I went to my 101st country last year. Iceland blew my mind and wallet with equal explosiveness. Laos, No. 100 on my list, was a paradise I never knew. But No. 1 in my world remains the country where I live. And its capital is still my favorite city.
Today marks my fourth anniversary of moving to Rome. Much has changed since I arrived with a duffel bag, two backpacks and a roller bag. I’ve met the woman I hope to spend my life with, my Italian has improved to where I naturally speak it before English and I’m bitching about Rome’s lousy public services.
But no, the honeymoon hasn’t worn off. I still wake up and take my cappuccino to my terrace and get weepy thinking how lucky I am to live in this paradise.
Then I see a dead carp on the bank of the Tiber and come back to reality.
I never want to fall into the trap of being a whiny expat. That’s why every Jan. 11, my anniversary, I jot down all the little things I love about living in Rome. Read them. Get inspired by them. Dream about them. Because the reality of living in Rome is better than the dream:
I love driving the narrow alleys of Centro Storico with the windows down and feeling the warm summer breeze then emerge in front of a 13th century church, all back lit like a monument.
I love the bite of the salami piccante pizza at Pizzeria Remo down the street and how the lusty fresh tomato sauce makes it one of the greatest food combos known to man.
I love how you can swap recipes with an Italian buddy and no one thinks it’s gay.
I love watching the old couples gossip in my Piazza Santa Maria Liberatrice, even though I don’t know the old Romanesco dialect and have no clue what they’re saying.
I love having lived here four years and never having a bad bottle of wine.
I love knowing I could live here 1,000 years and never try all the wines in Italy.
I love how the fishmonger at my Mercato Testaccio sees me and automatically says with a knowing smile, “Tonno? Centottanta e quindici,” meaning “Tuna? 180 degrees and 15 minutes” which I always order and always double check how to bake.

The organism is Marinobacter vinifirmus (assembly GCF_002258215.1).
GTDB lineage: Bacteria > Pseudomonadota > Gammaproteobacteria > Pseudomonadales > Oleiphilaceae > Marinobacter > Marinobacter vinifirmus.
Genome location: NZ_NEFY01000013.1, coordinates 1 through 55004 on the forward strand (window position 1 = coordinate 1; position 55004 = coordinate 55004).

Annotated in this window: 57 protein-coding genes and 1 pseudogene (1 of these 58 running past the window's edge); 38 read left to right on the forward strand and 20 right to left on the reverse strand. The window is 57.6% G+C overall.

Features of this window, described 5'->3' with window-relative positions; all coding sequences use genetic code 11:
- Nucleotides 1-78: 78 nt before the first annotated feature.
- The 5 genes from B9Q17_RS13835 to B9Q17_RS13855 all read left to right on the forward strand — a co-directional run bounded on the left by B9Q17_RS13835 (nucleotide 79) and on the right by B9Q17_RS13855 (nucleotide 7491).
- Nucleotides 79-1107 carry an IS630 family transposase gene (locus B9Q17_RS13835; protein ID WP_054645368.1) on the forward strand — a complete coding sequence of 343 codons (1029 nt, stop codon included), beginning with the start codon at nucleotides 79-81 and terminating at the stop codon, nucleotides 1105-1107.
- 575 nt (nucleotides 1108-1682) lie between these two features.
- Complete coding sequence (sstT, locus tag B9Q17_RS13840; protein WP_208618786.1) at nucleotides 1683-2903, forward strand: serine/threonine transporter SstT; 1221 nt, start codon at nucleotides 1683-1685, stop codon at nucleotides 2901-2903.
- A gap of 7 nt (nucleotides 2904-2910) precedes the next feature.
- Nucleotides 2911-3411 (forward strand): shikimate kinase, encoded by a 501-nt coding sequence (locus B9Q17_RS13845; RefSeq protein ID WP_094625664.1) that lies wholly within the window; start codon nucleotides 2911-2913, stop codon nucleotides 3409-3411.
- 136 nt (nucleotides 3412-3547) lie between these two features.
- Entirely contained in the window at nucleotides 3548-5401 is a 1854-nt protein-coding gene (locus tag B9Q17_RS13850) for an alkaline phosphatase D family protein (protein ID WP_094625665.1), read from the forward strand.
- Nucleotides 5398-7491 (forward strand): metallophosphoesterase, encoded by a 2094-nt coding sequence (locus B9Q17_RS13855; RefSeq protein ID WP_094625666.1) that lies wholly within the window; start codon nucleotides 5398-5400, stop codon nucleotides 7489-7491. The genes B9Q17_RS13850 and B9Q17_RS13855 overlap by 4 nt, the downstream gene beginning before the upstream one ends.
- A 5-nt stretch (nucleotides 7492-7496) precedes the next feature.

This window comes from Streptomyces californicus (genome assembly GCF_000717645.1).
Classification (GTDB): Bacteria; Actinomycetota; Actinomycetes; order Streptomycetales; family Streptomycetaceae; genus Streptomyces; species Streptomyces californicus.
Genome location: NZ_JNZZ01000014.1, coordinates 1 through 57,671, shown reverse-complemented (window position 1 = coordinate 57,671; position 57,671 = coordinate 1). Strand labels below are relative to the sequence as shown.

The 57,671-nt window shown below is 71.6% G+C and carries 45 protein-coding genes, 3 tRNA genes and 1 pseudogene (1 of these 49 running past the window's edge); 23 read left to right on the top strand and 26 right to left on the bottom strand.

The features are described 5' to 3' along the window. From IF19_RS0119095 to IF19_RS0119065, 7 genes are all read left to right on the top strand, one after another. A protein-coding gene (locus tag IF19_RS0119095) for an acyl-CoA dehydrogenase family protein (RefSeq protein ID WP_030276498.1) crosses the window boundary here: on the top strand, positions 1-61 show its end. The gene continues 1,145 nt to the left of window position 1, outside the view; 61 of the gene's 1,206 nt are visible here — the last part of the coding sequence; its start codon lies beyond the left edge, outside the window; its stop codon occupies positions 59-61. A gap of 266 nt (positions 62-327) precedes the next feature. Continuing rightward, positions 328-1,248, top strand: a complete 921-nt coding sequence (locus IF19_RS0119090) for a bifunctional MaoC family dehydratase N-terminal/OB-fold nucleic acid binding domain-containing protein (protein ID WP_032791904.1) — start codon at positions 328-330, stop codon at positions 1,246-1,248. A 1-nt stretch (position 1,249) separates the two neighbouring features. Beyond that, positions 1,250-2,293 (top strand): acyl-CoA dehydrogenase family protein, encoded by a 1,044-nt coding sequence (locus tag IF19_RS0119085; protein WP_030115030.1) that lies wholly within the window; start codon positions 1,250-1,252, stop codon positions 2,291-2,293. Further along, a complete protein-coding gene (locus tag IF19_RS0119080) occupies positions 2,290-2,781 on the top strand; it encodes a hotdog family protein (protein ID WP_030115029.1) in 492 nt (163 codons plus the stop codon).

I love that Radja Nainggolan, my favorite player on A.S. Roma, turned down more money to stay in the adopted city he loves like I do.
I love escaping a rainstorm in Piazza del Popolo’s Chiesa di Santa Maria del Popolo and seeing a Caravaggio masterpiece over my head, totally free as I dry off.
I love getting up early for a conchiglia, the triangle-shaped puffed pastry named for the seashell it looks like, when it’s warm and gooey at Caffe In on my piazza.
I love how the cash register at L’Oasi della Birra, my local beer bar and enoteca, is surrounded by designer Italian chocolates to tempt you as you leave with a healthy buzz.
I love how I can wear a designer suit to a casual aperitivo when the sun’s still out and I fit in just fine.
I love strolling through Piazza Navona just after dawn in winter, before the tourists pour in, when fog settles in just above Bernini’s Fontana dei Quattro Fiumi.
I love how Marina, and all Italian women, think sexy high heels are casual wear, too.
I love how every wine region in Italy comes to Rome to push their product in one room during wine tasting events in tony hotels.
I love Rome-Palermo 56 euros round trip on Alitalia.
I love the grilled calamari at Amelindo in Fiumicino, the town known more for Rome’s airport than boasting the largest collection of affordable, fresh seafood restaurants in Italy.